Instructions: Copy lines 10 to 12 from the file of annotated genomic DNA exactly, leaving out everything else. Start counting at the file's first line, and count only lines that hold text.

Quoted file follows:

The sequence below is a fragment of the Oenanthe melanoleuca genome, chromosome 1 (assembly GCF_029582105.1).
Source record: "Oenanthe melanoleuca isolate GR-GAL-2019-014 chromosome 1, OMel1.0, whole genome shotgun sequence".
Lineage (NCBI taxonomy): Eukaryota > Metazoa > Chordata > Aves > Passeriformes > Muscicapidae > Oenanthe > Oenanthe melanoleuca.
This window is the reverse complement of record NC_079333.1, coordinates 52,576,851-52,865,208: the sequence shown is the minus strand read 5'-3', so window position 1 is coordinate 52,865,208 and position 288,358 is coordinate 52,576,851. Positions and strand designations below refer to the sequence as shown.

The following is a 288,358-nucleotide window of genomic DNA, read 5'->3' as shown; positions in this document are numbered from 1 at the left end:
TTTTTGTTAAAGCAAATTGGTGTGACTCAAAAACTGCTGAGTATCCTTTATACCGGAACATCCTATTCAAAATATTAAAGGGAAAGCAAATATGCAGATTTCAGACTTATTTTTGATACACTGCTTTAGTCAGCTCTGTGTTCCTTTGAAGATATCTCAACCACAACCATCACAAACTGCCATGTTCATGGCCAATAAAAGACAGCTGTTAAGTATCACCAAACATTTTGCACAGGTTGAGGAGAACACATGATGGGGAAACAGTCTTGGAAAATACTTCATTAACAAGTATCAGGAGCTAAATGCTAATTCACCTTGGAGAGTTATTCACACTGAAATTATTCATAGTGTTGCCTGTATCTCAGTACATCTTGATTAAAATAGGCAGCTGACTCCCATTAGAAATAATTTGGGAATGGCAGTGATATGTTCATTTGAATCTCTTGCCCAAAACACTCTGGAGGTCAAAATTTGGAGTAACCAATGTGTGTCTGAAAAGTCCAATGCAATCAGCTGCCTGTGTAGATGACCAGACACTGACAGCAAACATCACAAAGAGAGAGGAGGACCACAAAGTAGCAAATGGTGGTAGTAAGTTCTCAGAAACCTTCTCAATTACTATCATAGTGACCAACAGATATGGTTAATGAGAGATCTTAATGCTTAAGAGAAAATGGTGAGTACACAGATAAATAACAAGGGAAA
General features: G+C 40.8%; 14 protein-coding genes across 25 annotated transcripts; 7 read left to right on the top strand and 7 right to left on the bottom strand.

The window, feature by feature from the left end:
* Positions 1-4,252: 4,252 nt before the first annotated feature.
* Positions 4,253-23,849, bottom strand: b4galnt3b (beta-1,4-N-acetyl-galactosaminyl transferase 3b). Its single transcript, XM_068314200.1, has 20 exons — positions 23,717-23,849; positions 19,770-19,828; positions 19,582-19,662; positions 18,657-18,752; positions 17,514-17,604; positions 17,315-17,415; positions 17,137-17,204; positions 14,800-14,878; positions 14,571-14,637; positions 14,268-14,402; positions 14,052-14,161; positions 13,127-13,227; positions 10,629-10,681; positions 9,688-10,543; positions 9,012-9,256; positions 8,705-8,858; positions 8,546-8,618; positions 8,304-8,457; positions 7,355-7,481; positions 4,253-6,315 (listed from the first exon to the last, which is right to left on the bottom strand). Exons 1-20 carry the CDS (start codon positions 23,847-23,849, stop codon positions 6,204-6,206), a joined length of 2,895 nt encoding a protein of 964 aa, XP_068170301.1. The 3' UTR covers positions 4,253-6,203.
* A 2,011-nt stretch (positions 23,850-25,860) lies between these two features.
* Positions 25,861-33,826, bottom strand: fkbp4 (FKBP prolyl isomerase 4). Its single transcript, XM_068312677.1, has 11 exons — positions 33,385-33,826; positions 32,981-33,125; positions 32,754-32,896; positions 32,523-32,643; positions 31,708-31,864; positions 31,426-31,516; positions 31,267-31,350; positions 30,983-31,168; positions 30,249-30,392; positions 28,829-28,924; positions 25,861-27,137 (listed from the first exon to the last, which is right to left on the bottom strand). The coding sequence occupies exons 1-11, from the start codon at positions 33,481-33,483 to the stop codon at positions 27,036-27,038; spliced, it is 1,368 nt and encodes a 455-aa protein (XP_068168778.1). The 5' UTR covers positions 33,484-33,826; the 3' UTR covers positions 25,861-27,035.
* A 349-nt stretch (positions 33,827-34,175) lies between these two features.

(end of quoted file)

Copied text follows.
* Positions 4,253-23,849, bottom strand: b4galnt3b (beta-1,4-N-acetyl-galactosaminyl transferase 3b). Its single transcript, XM_068314200.1, has 20 exons — positions 23,717-23,849; positions 19,770-19,828; positions 19,582-19,662; positions 18,657-18,752; positions 17,514-17,604; positions 17,315-17,415; positions 17,137-17,204; positions 14,800-14,878; positions 14,571-14,637; positions 14,268-14,402; positions 14,052-14,161; positions 13,127-13,227; positions 10,629-10,681; positions 9,688-10,543; positions 9,012-9,256; positions 8,705-8,858; positions 8,546-8,618; positions 8,304-8,457; positions 7,355-7,481; positions 4,253-6,315 (listed from the first exon to the last, which is right to left on the bottom strand). Exons 1-20 carry the CDS (start codon positions 23,847-23,849, stop codon positions 6,204-6,206), a joined length of 2,895 nt encoding a protein of 964 aa, XP_068170301.1. The 3' UTR covers positions 4,253-6,203.
* A 2,011-nt stretch (positions 23,850-25,860) lies between these two features.
* Positions 25,861-33,826, bottom strand: fkbp4 (FKBP prolyl isomerase 4). Its single transcript, XM_068312677.1, has 11 exons — positions 33,385-33,826; positions 32,981-33,125; positions 32,754-32,896; positions 32,523-32,643; positions 31,708-31,864; positions 31,426-31,516; positions 31,267-31,350; positions 30,983-31,168; positions 30,249-30,392; positions 28,829-28,924; positions 25,861-27,137 (listed from the first exon to the last, which is right to left on the bottom strand). The coding sequence occupies exons 1-11, from the start codon at positions 33,481-33,483 to the stop codon at positions 27,036-27,038; spliced, it is 1,368 nt and encodes a 455-aa protein (XP_068168778.1). The 5' UTR covers positions 33,484-33,826; the 3' UTR covers positions 25,861-27,035.